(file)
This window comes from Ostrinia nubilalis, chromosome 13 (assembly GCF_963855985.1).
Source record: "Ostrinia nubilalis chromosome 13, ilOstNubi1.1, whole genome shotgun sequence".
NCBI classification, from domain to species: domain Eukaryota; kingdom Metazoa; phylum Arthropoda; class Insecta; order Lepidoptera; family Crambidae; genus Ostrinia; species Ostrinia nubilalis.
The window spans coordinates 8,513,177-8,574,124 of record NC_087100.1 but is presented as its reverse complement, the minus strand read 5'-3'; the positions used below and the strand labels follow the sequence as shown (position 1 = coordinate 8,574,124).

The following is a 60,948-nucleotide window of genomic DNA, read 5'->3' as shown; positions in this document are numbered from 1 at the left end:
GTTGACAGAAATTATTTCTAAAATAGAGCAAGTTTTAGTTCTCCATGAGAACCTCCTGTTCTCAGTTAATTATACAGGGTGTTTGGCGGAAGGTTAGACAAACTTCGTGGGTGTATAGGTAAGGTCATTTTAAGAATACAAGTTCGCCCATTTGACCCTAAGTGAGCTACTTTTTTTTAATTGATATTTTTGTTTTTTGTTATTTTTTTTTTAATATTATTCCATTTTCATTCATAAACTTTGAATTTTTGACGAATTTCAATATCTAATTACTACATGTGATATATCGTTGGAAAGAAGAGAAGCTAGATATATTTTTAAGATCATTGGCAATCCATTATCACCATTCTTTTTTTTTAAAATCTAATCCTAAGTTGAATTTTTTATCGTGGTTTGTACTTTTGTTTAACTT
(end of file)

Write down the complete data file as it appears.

This window comes from Ostrinia nubilalis, chromosome 13 (assembly GCF_963855985.1).
Source record: "Ostrinia nubilalis chromosome 13, ilOstNubi1.1, whole genome shotgun sequence".
NCBI classification, from domain to species: domain Eukaryota; kingdom Metazoa; phylum Arthropoda; class Insecta; order Lepidoptera; family Crambidae; genus Ostrinia; species Ostrinia nubilalis.
The window spans coordinates 8,513,177-8,574,124 of record NC_087100.1 but is presented as its reverse complement, the minus strand read 5'-3'; the positions used below and the strand labels follow the sequence as shown (position 1 = coordinate 8,574,124).

The following is a 60,948-nucleotide window of genomic DNA, read 5'->3' as shown; positions in this document are numbered from 1 at the left end:
GTTGACAGAAATTATTTCTAAAATAGAGCAAGTTTTAGTTCTCCATGAGAACCTCCTGTTCTCAGTTAATTATACAGGGTGTTTGGCGGAAGGTTAGACAAACTTCGTGGGTGTATAGGTAAGGTCATTTTAAGAATACAAGTTCGCCCATTTGACCCTAAGTGAGCTACTTTTTTTTAATTGATATTTTTGTTTTTTGTTATTTTTTTTTTAATATTATTCCATTTTCATTCATAAACTTTGAATTTTTGACGAATTTCAATATCTAATTACTACATGTGATATATCGTTGGAAAGAAGAGAAGCTAGATATATTTTTAAGATCATTGGCAATCCATTATCACCATTCTTTTTTTTTAAAATCTAATCCTAAGTTGAATTTTTTATCGTGGTTTGTACTTTTGTTTAACTT